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Saturday, July 24th, 2021

Bloomberg Philanthropies grants awarded to 18 cities in low and middle-income countries for vaccine distribution efforts

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Bloomberg Philanthropies will award up to $50,000 each to 18 cities in low and middle-income countries that are part of the Partnership for Healthy Cities and planning vaccine distribution rollouts with high-risk populations emphasized.

Vaccine preparedness activities, including communication campaigns, community outreach, supply setups for mass vaccination sites, enhancement of data capacity, training for healthcare workers and community leaders, along with the acquisition of critical tools for citywide coordination, will all benefit from the funding injection over a period of six months. Benefiting cities range across the world, from Bengaluru, India, and Rio de Janeiro, Brazil.

“Local leaders have helped spearhead the world’s response to the pandemic from the beginning, and that now includes pushing to ensure vaccinations happen as quickly as possible, especially in high-risk communities,” Michael Bloomberg, founder of Bloomberg Philanthropies and World Health Organization Global Ambassador for Noncommunicable Diseases and Injuries, said. “We’re working with cities throughout Africa, Asia, and Latin America to increase equitable vaccine access by providing much-needed support and technical assistance. This initiative will help countries save more lives – and help the whole world overcome this devastating pandemic.”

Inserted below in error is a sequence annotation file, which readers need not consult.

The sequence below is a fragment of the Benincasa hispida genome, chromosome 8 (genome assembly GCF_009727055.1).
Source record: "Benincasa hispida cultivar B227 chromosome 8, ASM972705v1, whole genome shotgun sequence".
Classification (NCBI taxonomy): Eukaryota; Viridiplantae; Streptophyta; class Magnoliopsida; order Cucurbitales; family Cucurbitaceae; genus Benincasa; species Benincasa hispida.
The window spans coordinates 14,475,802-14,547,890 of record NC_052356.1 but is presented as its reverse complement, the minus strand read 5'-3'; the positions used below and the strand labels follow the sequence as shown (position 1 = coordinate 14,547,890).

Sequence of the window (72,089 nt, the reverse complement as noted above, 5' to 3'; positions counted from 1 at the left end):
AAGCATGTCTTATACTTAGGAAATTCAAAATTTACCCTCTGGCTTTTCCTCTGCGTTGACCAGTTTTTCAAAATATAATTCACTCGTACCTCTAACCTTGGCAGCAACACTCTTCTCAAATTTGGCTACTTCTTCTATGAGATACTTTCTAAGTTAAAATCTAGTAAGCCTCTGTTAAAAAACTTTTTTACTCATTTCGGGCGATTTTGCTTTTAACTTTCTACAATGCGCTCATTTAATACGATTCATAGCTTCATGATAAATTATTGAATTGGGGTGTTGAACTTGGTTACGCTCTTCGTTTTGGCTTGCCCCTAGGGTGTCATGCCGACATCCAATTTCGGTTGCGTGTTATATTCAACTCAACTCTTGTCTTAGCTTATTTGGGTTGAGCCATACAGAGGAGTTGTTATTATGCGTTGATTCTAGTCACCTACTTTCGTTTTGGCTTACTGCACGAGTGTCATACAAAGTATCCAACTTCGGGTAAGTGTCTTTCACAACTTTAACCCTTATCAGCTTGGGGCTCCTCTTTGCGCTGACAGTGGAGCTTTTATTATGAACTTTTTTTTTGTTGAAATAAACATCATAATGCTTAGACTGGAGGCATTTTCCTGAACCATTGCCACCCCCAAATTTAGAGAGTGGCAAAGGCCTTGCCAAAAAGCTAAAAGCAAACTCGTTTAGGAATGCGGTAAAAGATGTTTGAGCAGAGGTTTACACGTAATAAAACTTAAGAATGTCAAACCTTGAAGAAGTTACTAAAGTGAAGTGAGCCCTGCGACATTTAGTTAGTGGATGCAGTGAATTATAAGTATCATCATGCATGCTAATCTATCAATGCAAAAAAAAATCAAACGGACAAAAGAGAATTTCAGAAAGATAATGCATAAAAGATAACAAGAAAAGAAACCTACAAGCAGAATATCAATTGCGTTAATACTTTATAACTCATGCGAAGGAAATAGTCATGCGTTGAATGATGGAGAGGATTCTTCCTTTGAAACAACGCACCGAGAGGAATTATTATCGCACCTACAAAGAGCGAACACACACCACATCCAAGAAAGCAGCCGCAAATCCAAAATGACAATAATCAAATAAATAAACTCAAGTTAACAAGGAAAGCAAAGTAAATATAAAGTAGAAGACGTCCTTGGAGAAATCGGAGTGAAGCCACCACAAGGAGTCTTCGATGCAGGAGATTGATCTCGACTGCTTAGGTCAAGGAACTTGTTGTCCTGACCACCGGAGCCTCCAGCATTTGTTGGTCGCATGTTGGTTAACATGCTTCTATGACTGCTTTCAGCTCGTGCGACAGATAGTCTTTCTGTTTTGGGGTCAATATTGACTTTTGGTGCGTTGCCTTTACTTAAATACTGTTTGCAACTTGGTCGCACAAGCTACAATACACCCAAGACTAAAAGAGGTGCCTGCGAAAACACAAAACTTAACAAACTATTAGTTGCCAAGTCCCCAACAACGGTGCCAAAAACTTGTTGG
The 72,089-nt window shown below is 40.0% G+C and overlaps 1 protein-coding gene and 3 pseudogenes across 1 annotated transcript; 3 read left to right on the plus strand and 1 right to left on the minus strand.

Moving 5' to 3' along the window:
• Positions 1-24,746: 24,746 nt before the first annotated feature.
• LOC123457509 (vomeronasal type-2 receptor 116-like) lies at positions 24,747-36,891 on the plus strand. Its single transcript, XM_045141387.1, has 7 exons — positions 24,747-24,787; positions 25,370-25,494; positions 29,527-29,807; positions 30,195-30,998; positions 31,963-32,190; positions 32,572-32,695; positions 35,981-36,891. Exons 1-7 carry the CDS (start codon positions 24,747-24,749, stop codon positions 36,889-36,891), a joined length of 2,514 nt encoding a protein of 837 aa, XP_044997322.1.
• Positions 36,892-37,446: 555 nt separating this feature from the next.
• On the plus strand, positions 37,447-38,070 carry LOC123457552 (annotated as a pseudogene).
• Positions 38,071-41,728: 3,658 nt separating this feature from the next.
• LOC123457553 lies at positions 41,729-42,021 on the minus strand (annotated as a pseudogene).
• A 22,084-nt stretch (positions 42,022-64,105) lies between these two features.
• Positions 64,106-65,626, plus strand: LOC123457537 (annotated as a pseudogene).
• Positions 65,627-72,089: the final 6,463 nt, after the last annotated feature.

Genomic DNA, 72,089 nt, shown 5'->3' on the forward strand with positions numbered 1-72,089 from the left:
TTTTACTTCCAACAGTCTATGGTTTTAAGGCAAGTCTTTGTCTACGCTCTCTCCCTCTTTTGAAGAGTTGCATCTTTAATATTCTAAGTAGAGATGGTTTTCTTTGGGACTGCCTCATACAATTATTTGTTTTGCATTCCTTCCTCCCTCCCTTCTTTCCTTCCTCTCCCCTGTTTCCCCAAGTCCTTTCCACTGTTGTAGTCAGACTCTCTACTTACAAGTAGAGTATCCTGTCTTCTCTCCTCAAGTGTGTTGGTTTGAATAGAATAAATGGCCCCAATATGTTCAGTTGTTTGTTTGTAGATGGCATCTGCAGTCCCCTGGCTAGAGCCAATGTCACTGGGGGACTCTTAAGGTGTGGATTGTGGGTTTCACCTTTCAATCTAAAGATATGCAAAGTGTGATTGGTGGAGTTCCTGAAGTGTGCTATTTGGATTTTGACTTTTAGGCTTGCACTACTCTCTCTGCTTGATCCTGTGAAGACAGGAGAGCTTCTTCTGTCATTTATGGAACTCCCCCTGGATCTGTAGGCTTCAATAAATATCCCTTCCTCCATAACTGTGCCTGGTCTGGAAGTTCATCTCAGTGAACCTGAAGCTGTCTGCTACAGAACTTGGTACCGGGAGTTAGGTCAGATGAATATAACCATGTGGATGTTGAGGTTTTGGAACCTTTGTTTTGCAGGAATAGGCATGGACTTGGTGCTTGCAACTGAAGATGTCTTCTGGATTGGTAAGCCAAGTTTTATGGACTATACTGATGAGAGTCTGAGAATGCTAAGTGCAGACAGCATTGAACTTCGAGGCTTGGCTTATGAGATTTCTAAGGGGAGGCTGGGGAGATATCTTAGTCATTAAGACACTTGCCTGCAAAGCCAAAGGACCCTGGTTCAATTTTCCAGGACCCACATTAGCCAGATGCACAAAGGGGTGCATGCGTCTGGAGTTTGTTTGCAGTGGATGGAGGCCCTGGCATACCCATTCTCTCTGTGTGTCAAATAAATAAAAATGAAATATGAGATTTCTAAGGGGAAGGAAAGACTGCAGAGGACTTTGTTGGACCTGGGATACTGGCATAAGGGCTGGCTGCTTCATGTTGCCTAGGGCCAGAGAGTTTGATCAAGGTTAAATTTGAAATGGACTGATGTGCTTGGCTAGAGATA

The Partnership for Healthy Cities initiative was established in 2017, with support from Bloomberg Philanthropies in partnership with the World Health Organization and Vital Strategies. Today, it includes a network for 70 cities helping one another through the COVID-19 crisis, as well as other more issues such as heart disease, diabetes, cancer, and more.

“The equitable distribution of vaccines is not only a moral imperative, it is also an epidemiological and economic imperative,” Dr. Tedros Adhanom Ghebreyesus, Director-General, World Health Organization. “As long as this virus is transmitting anywhere, the higher the chances that a variant will emerge that evades vaccines, and the longer the global economic recovery will take. We simply will not end the pandemic anywhere until we end it everywhere. These grants will support city leaders to reach some of the most vulnerable groups with vaccines.”

These funds will also support creative problem solving, such as in Rio de Janeiro, which will use them to support outreach efforts to transgender residents either without homes or stuck in otherwise high-risk or isolated situations. Transgender staff will form a team-based campaign to raise awareness and encourage vaccination among this local, high-risk population.